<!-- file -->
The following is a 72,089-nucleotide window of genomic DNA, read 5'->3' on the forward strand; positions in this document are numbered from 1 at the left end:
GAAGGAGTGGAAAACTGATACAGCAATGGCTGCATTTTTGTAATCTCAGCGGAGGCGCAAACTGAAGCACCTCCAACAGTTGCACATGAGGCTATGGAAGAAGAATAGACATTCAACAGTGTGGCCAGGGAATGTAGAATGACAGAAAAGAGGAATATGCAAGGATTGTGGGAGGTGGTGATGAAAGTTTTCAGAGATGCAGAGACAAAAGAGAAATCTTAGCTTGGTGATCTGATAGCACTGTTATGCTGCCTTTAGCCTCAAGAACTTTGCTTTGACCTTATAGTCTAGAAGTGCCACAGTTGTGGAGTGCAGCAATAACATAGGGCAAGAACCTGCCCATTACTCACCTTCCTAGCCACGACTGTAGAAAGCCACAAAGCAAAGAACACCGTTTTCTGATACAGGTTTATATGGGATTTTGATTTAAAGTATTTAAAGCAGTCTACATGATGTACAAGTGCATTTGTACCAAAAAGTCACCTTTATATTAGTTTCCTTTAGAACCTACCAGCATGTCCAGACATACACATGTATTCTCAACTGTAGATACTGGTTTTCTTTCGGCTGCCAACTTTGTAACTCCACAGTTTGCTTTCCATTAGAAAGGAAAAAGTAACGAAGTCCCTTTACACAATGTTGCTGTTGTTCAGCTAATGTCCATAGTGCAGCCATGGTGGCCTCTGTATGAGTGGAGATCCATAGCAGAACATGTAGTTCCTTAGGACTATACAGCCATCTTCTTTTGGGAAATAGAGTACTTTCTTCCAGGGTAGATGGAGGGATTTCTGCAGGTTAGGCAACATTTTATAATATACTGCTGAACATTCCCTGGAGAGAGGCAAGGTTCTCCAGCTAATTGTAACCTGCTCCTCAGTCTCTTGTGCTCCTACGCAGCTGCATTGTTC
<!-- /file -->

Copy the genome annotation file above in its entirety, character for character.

The following is a 72,089-nucleotide window of genomic DNA, read 5'->3' on the forward strand; positions in this document are numbered from 1 at the left end:
GAAGGAGTGGAAAACTGATACAGCAATGGCTGCATTTTTGTAATCTCAGCGGAGGCGCAAACTGAAGCACCTCCAACAGTTGCACATGAGGCTATGGAAGAAGAATAGACATTCAACAGTGTGGCCAGGGAATGTAGAATGACAGAAAAGAGGAATATGCAAGGATTGTGGGAGGTGGTGATGAAAGTTTTCAGAGATGCAGAGACAAAAGAGAAATCTTAGCTTGGTGATCTGATAGCACTGTTATGCTGCCTTTAGCCTCAAGAACTTTGCTTTGACCTTATAGTCTAGAAGTGCCACAGTTGTGGAGTGCAGCAATAACATAGGGCAAGAACCTGCCCATTACTCACCTTCCTAGCCACGACTGTAGAAAGCCACAAAGCAAAGAACACCGTTTTCTGATACAGGTTTATATGGGATTTTGATTTAAAGTATTTAAAGCAGTCTACATGATGTACAAGTGCATTTGTACCAAAAAGTCACCTTTATATTAGTTTCCTTTAGAACCTACCAGCATGTCCAGACATACACATGTATTCTCAACTGTAGATACTGGTTTTCTTTCGGCTGCCAACTTTGTAACTCCACAGTTTGCTTTCCATTAGAAAGGAAAAAGTAACGAAGTCCCTTTACACAATGTTGCTGTTGTTCAGCTAATGTCCATAGTGCAGCCATGGTGGCCTCTGTATGAGTGGAGATCCATAGCAGAACATGTAGTTCCTTAGGACTATACAGCCATCTTCTTTTGGGAAATAGAGTACTTTCTTCCAGGGTAGATGGAGGGATTTCTGCAGGTTAGGCAACATTTTATAATATACTGCTGAACATTCCCTGGAGAGAGGCAAGGTTCTCCAGCTAATTGTAACCTGCTCCTCAGTCTCTTGTGCTCCTACGCAGCTGCATTGTTC